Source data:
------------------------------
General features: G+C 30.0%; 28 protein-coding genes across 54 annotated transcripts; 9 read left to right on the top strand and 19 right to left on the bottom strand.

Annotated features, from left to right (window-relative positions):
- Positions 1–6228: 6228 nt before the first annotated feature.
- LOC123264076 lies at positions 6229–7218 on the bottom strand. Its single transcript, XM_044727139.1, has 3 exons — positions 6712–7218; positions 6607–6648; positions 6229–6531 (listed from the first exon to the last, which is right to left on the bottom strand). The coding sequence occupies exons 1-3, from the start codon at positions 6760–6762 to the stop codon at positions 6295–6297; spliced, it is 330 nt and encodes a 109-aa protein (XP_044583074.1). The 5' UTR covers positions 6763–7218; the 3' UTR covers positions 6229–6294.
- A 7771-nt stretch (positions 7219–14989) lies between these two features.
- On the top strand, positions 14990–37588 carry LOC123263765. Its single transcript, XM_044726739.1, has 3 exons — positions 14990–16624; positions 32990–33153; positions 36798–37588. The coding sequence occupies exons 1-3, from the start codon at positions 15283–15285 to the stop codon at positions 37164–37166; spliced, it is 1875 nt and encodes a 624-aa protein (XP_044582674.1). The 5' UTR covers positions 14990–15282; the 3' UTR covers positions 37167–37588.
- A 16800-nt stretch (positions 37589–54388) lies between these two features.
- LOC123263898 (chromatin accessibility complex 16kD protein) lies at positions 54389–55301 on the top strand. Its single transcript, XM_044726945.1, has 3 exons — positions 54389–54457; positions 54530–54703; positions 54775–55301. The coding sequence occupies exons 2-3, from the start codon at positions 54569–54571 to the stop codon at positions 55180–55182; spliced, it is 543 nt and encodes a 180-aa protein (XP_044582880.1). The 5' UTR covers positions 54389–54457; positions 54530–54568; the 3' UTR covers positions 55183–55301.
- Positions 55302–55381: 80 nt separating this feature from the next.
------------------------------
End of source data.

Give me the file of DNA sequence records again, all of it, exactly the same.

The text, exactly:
General features: G+C 30.0%; 28 protein-coding genes across 54 annotated transcripts; 9 read left to right on the top strand and 19 right to left on the bottom strand.

Annotated features, from left to right (window-relative positions):
- Positions 1–6228: 6228 nt before the first annotated feature.
- LOC123264076 lies at positions 6229–7218 on the bottom strand. Its single transcript, XM_044727139.1, has 3 exons — positions 6712–7218; positions 6607–6648; positions 6229–6531 (listed from the first exon to the last, which is right to left on the bottom strand). The coding sequence occupies exons 1-3, from the start codon at positions 6760–6762 to the stop codon at positions 6295–6297; spliced, it is 330 nt and encodes a 109-aa protein (XP_044583074.1). The 5' UTR covers positions 6763–7218; the 3' UTR covers positions 6229–6294.
- A 7771-nt stretch (positions 7219–14989) lies between these two features.
- On the top strand, positions 14990–37588 carry LOC123263765. Its single transcript, XM_044726739.1, has 3 exons — positions 14990–16624; positions 32990–33153; positions 36798–37588. The coding sequence occupies exons 1-3, from the start codon at positions 15283–15285 to the stop codon at positions 37164–37166; spliced, it is 1875 nt and encodes a 624-aa protein (XP_044582674.1). The 5' UTR covers positions 14990–15282; the 3' UTR covers positions 37167–37588.
- A 16800-nt stretch (positions 37589–54388) lies between these two features.
- LOC123263898 (chromatin accessibility complex 16kD protein) lies at positions 54389–55301 on the top strand. Its single transcript, XM_044726945.1, has 3 exons — positions 54389–54457; positions 54530–54703; positions 54775–55301. The coding sequence occupies exons 2-3, from the start codon at positions 54569–54571 to the stop codon at positions 55180–55182; spliced, it is 543 nt and encodes a 180-aa protein (XP_044582880.1). The 5' UTR covers positions 54389–54457; positions 54530–54568; the 3' UTR covers positions 55183–55301.
- Positions 55302–55381: 80 nt separating this feature from the next.